‘Yes, sir. I don’t know how to say it, but after last night I feel different. I seem to see ahead, in a kind of way. I know we are going to take a very long road, into darkness; but I know I can’t turn back. It isn’t to see Elves now, nor dragons, nor mountains, that I want – I don’t rightly know what I want: but I have something to do before the end, and it lies ahead, not in the Shire. I must see it through, sir, if you understand me.’

Frodo’s response would seem to be deliberately evasive in its pretended ignorance:

‘I don’t altogether. But I understand that Gandalf chose me a good companion. I am content. We will go together.’ (“A Short Cut to Mushrooms,” p. 96-7)

Finally, at Crickhollow, when Frodo at last decides to reveal his plans to his friends, but before he has a chance to do so, we get a rather curious and unusual exchange between two characters in which Tolkien not only indicates what they have known all along, but in doing so, indicates a conspiracy that he has been faintly hinting at to us all along:

“It’s coming out in a minute,” whispered Pippin to Merry. Merry nodded. (“A Conspiracy Unmasked,” p. 113)


Recovery at Crickhollow

In his essay “On Fairy-Stories,” Tolkien identifies the second of the four primary functions of the fairy story genre as that of “Recovery.” He writes:

we need recovery. We should look at green again, and be startled anew (but not blinded) by blue and yellow and red. We should meet the centaur and the dragon, and then perhaps suddenly behold, like the ancient shepherds, sheep, and dogs, and horses— and wolves. This recovery fairy-stories help us to make. In that sense only a taste for them may make us, or keep us, childish.

Recovery (which includes return and renewal of health) is a re-gaining—regaining of a clear view. I do not say “seeing things as they are” and involve myself with the philosophers, though I might venture to say “seeing things as we are (or were) meant to see them”—as things apart from ourselves. We need, in any case, to clean our windows; so that the things seen clearly may be freed from the drab blur of triteness or familiarity—from possessiveness. Of all faces those of our familiares are the ones both most difficult to play fantastic tricks with, and most difficult really to see with fresh attention, perceiving their likeness and unlikeness: that they are faces, and yet unique faces. This triteness is really the penalty of “appropriation”: the things that are trite, or (in a bad sense) familiar, are the things that we have appropriated, legally or mentally. We say we know them. They have become like the things which once attracted us by their glitter, or their colour, or their shape, and we laid hands on them, and then locked them in our hoard, acquired them, and acquiring ceased to look at them.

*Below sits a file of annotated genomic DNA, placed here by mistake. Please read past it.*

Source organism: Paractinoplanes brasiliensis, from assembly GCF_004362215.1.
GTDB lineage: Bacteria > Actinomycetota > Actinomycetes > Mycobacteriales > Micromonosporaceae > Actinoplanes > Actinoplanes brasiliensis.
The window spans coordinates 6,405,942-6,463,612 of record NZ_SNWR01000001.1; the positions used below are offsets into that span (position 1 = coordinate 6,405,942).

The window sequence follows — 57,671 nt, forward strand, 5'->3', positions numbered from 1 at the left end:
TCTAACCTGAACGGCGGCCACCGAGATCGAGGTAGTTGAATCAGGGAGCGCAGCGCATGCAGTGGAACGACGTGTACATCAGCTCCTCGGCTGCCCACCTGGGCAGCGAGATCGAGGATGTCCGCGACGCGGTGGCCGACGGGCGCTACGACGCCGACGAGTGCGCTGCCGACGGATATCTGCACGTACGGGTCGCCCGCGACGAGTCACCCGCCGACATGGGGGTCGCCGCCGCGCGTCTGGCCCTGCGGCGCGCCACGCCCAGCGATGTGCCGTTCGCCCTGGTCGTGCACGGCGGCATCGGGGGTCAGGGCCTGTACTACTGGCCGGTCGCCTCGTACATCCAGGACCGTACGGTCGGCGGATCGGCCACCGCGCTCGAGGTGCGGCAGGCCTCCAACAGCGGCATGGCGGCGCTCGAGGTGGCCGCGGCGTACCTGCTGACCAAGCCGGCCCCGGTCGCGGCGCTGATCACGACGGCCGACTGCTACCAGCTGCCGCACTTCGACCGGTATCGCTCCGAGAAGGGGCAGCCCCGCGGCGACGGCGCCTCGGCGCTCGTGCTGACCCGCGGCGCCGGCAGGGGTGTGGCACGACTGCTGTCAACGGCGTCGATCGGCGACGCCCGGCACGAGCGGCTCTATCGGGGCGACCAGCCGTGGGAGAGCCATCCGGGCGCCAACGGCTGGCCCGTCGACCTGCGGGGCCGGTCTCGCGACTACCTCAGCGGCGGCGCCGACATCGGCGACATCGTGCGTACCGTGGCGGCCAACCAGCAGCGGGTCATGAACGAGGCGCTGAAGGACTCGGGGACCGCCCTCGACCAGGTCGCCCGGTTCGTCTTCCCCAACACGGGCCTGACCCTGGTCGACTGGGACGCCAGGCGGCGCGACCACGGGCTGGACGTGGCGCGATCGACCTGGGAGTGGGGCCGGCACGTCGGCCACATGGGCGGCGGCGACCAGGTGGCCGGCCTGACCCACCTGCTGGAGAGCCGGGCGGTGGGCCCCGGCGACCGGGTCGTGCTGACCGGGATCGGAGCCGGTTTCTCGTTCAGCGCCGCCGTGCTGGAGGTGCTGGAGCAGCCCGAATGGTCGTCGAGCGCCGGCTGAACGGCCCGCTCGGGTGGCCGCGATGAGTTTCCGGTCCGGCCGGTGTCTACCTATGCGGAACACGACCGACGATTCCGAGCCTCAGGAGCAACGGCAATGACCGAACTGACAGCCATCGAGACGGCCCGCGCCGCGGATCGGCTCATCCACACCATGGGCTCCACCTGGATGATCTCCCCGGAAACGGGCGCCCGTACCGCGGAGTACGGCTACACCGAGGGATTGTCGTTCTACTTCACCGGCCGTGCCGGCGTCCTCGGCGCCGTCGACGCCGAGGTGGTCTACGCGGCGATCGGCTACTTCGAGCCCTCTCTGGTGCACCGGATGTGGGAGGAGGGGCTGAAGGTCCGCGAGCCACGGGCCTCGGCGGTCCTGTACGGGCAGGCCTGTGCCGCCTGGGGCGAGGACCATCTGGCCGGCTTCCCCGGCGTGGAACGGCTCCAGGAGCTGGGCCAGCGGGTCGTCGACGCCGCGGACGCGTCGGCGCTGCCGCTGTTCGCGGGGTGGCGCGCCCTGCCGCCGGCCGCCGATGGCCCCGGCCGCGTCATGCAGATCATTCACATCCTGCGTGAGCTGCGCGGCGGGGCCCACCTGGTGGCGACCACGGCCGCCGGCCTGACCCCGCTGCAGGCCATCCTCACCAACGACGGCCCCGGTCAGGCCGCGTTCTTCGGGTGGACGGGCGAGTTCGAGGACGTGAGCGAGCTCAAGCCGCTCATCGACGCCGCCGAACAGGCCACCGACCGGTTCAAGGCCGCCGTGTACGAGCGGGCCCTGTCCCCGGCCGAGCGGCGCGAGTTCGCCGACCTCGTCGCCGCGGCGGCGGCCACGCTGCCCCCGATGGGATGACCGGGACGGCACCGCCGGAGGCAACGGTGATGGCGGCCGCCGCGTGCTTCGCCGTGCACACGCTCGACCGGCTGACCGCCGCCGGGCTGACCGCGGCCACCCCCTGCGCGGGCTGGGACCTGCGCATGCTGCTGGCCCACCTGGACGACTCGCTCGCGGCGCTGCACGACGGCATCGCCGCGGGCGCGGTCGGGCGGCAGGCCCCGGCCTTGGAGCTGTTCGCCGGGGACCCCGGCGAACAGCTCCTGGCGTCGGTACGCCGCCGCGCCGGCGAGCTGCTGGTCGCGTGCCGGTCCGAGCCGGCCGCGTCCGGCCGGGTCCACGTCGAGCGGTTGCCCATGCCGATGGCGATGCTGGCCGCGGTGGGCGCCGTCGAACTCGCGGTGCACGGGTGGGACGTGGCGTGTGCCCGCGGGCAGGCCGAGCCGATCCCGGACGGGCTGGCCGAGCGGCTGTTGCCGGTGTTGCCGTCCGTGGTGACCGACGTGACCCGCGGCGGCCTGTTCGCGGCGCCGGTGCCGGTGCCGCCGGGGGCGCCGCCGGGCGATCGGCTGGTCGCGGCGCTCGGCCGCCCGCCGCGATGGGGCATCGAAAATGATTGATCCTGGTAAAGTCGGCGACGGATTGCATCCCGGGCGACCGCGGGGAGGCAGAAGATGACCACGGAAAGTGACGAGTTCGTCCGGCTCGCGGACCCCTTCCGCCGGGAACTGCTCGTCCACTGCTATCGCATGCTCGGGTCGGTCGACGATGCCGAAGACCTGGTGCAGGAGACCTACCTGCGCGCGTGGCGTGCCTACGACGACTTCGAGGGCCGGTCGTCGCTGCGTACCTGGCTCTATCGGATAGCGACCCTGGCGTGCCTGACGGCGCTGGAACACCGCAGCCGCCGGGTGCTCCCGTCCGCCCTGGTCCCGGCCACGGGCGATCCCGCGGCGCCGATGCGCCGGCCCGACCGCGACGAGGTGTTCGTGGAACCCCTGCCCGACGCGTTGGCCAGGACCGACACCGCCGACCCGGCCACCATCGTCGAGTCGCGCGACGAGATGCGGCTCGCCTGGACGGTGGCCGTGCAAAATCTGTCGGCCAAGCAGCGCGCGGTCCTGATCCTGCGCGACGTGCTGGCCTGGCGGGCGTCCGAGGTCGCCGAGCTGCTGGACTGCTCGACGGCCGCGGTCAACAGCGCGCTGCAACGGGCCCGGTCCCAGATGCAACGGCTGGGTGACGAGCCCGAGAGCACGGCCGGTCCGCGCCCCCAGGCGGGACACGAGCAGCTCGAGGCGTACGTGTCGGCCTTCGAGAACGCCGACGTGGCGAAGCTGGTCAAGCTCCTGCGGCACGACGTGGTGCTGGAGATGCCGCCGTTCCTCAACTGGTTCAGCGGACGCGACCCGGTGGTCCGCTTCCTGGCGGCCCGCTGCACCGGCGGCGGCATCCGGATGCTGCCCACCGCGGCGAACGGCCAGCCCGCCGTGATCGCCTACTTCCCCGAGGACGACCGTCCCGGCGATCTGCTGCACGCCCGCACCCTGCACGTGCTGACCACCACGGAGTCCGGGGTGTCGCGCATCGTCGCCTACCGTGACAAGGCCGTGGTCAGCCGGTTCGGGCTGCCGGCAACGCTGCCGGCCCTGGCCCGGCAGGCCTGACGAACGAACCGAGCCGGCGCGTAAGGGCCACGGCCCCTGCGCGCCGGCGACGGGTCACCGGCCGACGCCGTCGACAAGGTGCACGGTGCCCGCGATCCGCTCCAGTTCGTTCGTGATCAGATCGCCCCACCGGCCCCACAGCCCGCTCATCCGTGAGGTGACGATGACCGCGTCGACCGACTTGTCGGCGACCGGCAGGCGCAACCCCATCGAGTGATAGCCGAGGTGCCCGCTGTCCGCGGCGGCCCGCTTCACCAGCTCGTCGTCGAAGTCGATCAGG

Immediately following this, Tolkien gives the example of Chestertonian Fantasy in particular, or “Mooreeffoc.” Mooreeffoc itself, he says, is a “fantastic word,” for it is one that

could be seen written up in every town in this land. It is Coffee-room, viewed from the inside through a glass door, as it was seen by Dickens on a dark London day; and it was used by Chesterton to denote the queerness of things that have become trite, when they are seen suddenly from a new angle.

One of the ways, accordingly that this act of Recovery is principally achieved is through what Tolkien identifies as the first function of fairy stories, namely “Fantasy,” or “that quality of strangeness and wonder” by which the reader is able to be surprised and even startled by old things cast in new and unfamiliar lights.

To come now to Tolkien’s Fellowship of the Ring, in the scene of his arrival at his home in Crickhollow for the first time, Frodo is treated to his own moment of “Recovery” when he is allowed to see his possessions in an entirely new environment.

‘Well, what do you think of it?’ asked Merry coming up the passage. ‘We have done our best in a short time to make it look like home. After all Fatty and I only got here with the last cart-load yesterday.’

Frodo looked round. It did look like home. Many of his own favourite things – or Bilbo’s things (they reminded him sharply of him in their new selling) – were arranged as nearly as possible as they had been at Bag End. It was a pleasant, comfortable, welcoming place; and he found himself wishing that he was really coming here to settle down in quiet retirement. It seemed unfair to have put his friends to all this trouble; and he wondered again how he was going to break the news to them that he must leave them so soon, indeed at once. Yet that would have to be done that very night, before they all went to bed.